Mathematics 189 | 3 (crs.) |
Problem Based Inquiry Seminar in Statistics (MA)(XM) | |
We live in a complex world awash in data of all types, from political polls to consumer surveys to medical studies. It is challenging to make sense of all the information with which we are bombarded daily but understanding the practice of statistics can help. Statistics is the discipline that focuses on analyzing data and making decisions based upon data. In Math 189 students will take an inquiry-based approach to exploring the world of statistics, learning the basic ideas and techniques of this discipline in a seminar-style course. Because data can arise from so many different sources, applications of statistics show up in almost every field of study, including business and economics, environmental sciences, health sciences, social sciences, and social justice. Prerequisite: Math 101 or Math 103 with a grade of C or better or placement. | |
Mathematics 189Q1 | 3 (crs.) |
Problem Based Inquiry Seminar in Statistics & Citizenship (MA)(XM) | |
We live in a complex world awash in data of all types, from political polls to consumer surveys to medical studies. It is challenging to make sense of all the information with which we are bombarded daily but understanding the practice of statistics can help. Statistics is the discipline that focuses on analyzing data and making decisions based upon data. In Math 189 students will take an inquiry-based approach to exploring the world of statistics, learning the basic ideas and techniques of this discipline in a seminar-style course. Because data can arise from so many different sources, applications of statistics show up in almost every field of study, including business and economics, environmental sciences, health sciences, social sciences, and social justice. Prerequisite: Math 101 or Math 103 with a grade of C or better or placement. | |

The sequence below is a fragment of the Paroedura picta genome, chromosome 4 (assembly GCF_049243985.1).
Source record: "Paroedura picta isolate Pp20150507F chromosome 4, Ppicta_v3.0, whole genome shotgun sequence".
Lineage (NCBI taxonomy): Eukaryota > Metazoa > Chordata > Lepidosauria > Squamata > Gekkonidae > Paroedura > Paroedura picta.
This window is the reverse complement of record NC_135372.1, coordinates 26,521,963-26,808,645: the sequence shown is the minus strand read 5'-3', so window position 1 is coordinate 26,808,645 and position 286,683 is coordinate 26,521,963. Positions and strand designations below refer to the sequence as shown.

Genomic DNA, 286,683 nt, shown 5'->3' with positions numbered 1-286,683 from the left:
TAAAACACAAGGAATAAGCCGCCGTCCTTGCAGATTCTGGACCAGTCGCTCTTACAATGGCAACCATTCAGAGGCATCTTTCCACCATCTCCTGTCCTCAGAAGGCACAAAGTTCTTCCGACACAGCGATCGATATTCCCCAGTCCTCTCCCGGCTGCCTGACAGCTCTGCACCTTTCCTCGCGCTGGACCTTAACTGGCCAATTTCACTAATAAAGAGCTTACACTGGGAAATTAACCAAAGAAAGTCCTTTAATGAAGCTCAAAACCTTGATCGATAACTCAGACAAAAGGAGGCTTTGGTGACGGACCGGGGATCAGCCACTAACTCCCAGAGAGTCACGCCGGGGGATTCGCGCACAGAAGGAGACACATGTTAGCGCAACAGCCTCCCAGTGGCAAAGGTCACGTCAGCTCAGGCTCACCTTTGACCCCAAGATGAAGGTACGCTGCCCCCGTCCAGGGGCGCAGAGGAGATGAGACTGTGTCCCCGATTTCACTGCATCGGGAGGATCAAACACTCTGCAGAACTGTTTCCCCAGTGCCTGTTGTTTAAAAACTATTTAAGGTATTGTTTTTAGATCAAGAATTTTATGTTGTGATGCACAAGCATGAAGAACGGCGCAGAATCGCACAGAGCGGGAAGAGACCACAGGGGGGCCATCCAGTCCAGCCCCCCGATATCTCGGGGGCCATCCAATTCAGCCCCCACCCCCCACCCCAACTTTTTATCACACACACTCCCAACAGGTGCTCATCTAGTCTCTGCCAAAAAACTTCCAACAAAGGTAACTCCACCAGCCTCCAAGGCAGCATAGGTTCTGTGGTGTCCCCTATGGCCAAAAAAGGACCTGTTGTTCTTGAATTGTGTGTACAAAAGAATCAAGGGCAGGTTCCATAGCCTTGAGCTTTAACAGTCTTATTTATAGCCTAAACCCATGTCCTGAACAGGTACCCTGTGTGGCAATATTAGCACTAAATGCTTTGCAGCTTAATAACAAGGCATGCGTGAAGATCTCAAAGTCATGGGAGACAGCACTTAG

Mathematics 189Q2 | 3 (crs.) |
Problem Based Inquiry Seminar in Statistics & Citizenship (XM) | |
We live in a complex world awash in data of all types, from political polls to consumer surveys to medical studies. It is challenging to make sense of all the information with which we are bombarded daily but understanding the practice of statistics can help. Statistics is the discipline that focuses on analyzing data and making decisions based upon data. In Math 189 students will take an inquiry-based approach to exploring the world of statistics, learning the basic ideas and techniques of this discipline in a seminar-style course. Because data can arise from so many different sources, applications of statistics show up in almost every field of study, including business and economics, environmental sciences, health sciences, social sciences, and social justice. Prerequisite: Math 101 or Math 103 with a grade of C or better or placement. | |
Mathematics 201 | 3 (crs.) |
Applied Statistics (XM) | |
An introduction to applied statistics using a statistical computing package such as MINITAB. Topics include: Descriptive statistics, elementary probability, discrete and continuous distributions, interval and point estimation, hypothesis testing, regression and correlation. Prerequisite: Math 104, 106, 108 or 110 with a C or better, or placement into Math 171 or 201, or a grade of C or better in Math 105, 109, 186, 187, 188, or 189 and a grade of C or better in Math 103 (or placement into Math 104, 106, or 108). | |
Mathematics 204 | 4 (crs.) |
Finite Math for Business (XM) | |
This course is designed to acquaint business students with mathematical techniques which are useful in business and management. Topics include operations on rational expressions, exponents, functions and graphs, systems of equations, linear programming, probability and mathematics of finance. Prerequisites: Mathematics 103 or 104 or 108 with a grade of C or better or placement. (Fall-Spring) | |
Mathematics 206 | 4 (crs.) |
Applied Calculus for Business (XM) | |
Topics include differential and integral calculus of polynomial, exponential and logarithmic functions with application to business and economics problems, and an introduction to the mathematics of finance. Prerequisites: Mathematics 104 or 108 or 204 with a grade of C or better or placement. (Fall-Spring) | |
Mathematics 207 | 3 (crs.) |
History and Philosophy of Mathematics (XM) | |